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Frej – John Abercrombie

Frej – John Abercrombie

Mail from John Abercrombie, with the first transatlantic Frej finished and launched (here is a post from the project start):

First impressions of Frej:

Good boat! ;-)

Conditions were very quiet- a few ripples and 5-10 kn breeze, so not much of a test of boat (or paddler).

Stability: I wouldn't hesitate to put a beginner in this boat- it is very 'quiet' in the water- good initial stablility. I had no trouble paddling with my knees in the middle of the cockpit ('sorta K1'style). The boat feels very predictable on edge as well. When I was playing around with re-entries, I could easily sit on the back deck with a few inches of water in the boat, and paddle around.

Tracking: I definitely felt like the boat was 'sitting on top of the water' and it was easy to spin it around 180 deg with a sweep and a bow rudder, even with little speed. Hanging draws were easy- throw the paddle in anywhere around the cockpit and the boat moves sideways - no searching for that 'magic spot'. However it was pretty easy to manage when paddling forward.

Skeel: I like it a lot. This boat and the skeel are a great match, I think. An inch or two of skeel and the boat is still very maneuverable but goes where it is pointed with no fuss.

Re-entry: I was a bit concerned that the low deck aft the cockpit would get too close to the water when doing a cowboy/scramble re-entry. Not a problem at all. Even with 3 inches or so of water in the boat there was lots of freeboard aft. In rough conditions it's always easy to get water slopping into the boat (in my limited experience) but I don't think it would be any worse in the Frej than in my Romany, for example.
This would be a great boat for teaching cowboy re-entry as the low back deck is easy to slide up on.

Rolling: I'm a beginner roller (sweep roll with layback-style finish), but the Frej certainly snaps right up - comparable to the Romany, or perhaps even a bit easier with the low aft deck.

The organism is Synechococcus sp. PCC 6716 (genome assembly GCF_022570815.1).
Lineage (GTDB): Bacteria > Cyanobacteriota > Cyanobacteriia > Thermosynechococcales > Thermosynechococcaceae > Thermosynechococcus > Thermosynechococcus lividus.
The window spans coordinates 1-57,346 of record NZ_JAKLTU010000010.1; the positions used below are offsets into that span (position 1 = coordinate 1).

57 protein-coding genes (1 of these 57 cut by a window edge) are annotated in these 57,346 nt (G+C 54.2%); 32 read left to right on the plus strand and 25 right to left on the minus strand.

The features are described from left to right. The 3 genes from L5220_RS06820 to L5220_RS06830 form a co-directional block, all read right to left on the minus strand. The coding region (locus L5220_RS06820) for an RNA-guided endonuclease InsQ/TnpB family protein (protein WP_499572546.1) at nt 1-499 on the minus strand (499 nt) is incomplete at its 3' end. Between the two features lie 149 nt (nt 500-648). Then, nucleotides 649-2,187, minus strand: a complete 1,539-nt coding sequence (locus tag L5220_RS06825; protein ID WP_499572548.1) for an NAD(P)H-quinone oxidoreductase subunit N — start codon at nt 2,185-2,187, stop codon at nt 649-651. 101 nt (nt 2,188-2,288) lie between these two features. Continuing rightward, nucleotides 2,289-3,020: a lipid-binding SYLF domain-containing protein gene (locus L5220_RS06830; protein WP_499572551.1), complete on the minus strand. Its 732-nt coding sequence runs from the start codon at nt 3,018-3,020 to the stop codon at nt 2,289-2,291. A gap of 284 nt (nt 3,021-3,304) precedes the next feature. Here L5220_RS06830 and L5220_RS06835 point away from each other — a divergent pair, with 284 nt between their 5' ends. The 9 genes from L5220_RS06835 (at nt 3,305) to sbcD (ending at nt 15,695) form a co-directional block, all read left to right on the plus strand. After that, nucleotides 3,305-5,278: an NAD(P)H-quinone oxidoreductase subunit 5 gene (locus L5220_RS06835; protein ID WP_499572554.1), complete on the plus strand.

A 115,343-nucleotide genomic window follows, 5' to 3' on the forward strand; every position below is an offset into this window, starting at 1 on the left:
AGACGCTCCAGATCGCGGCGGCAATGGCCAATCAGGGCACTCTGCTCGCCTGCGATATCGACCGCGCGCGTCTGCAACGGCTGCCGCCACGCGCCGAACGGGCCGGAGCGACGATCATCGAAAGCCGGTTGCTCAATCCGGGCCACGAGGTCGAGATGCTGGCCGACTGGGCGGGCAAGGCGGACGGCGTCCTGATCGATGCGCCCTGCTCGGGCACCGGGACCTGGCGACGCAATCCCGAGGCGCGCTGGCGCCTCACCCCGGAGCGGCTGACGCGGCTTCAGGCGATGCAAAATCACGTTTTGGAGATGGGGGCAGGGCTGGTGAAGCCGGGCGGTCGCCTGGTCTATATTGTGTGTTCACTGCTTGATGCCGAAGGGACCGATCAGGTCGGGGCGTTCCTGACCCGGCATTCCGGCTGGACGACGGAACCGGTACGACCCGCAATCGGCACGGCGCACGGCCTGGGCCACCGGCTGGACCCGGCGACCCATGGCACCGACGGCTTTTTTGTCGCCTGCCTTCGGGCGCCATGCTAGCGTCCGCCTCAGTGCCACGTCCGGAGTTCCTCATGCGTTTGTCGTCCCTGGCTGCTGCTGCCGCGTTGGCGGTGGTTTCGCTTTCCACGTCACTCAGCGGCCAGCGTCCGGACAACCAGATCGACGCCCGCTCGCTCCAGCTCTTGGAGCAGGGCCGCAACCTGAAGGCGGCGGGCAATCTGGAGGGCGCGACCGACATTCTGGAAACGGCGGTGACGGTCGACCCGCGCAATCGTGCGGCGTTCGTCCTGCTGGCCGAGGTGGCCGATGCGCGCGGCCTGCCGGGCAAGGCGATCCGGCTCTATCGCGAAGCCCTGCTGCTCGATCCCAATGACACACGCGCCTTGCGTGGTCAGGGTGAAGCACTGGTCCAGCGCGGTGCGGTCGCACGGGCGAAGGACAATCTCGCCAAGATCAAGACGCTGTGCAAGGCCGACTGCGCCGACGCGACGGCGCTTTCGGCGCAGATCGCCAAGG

Speed: It felt quick for a 16 foot boat, but I was alone and didn't have a GPS, so no data there. There's a fair bit more waterline than on the Romany, and it did feel like it was quicker ...but I may have been a bit more 'hyped' with the new boat.

It feels like a lot of fun, and I would put a beginner or especially a smaller paddler in it without a second thought.


Frej – John Abercrombie

I painted the deck the same color as my wife's Romany - the pics don't show it very well. It turns out that it's a '96 VW/Audi color. I took my wife's boat to the auto paint supply place and they scanned the color.

On the deck, I used a Valspar automotive 2-part urethane paint (which can be rolled or brushed with the right reducer, according to the spec sheet) over 2-part primer. The hull was painted with Interlux 2-part LPU (Flag Blue) over 2-part epoxy primer (black). 'Sheer stripe' is black.

I put a coat of Interlux Perfection LPU clear on the carbon coaming.

The reason I tinted the glass and fill coats was to make the inevitable scratches a bit less obvious. Getting away from a varnish finish is 'liberating', but definitely 'the primrose path' to the dark world of filler! (Bondo, here we come!) ;-)

More info and pics on Kayak Building Forum


Jes jes it's beautiful

What is that thing on the foredeck?

Daniel, I asked the same, and got this answer:

"Those are paddle holders for the spare paddle, which most folks carry here as 'standard equipment'.

You may have seen the (North Water) 'Paddle Britches' ?

David Thompson on Orcas Island, Washington has a business (Altakayak) doing custom kayak work - seats, modifications, etc and he makes the solid paddle holders in carbon fiber. The holders bolt to the deck.

I first saw David's holders on Leon Somme and Shawna Franklin's kayaks (BodyBoatBlade owners, great paddlers and instructors).

I imitated his idea and made up glass holders and bonded them to the deck before painting. I've added them to a few of my boats and like them.

Cheers, John"

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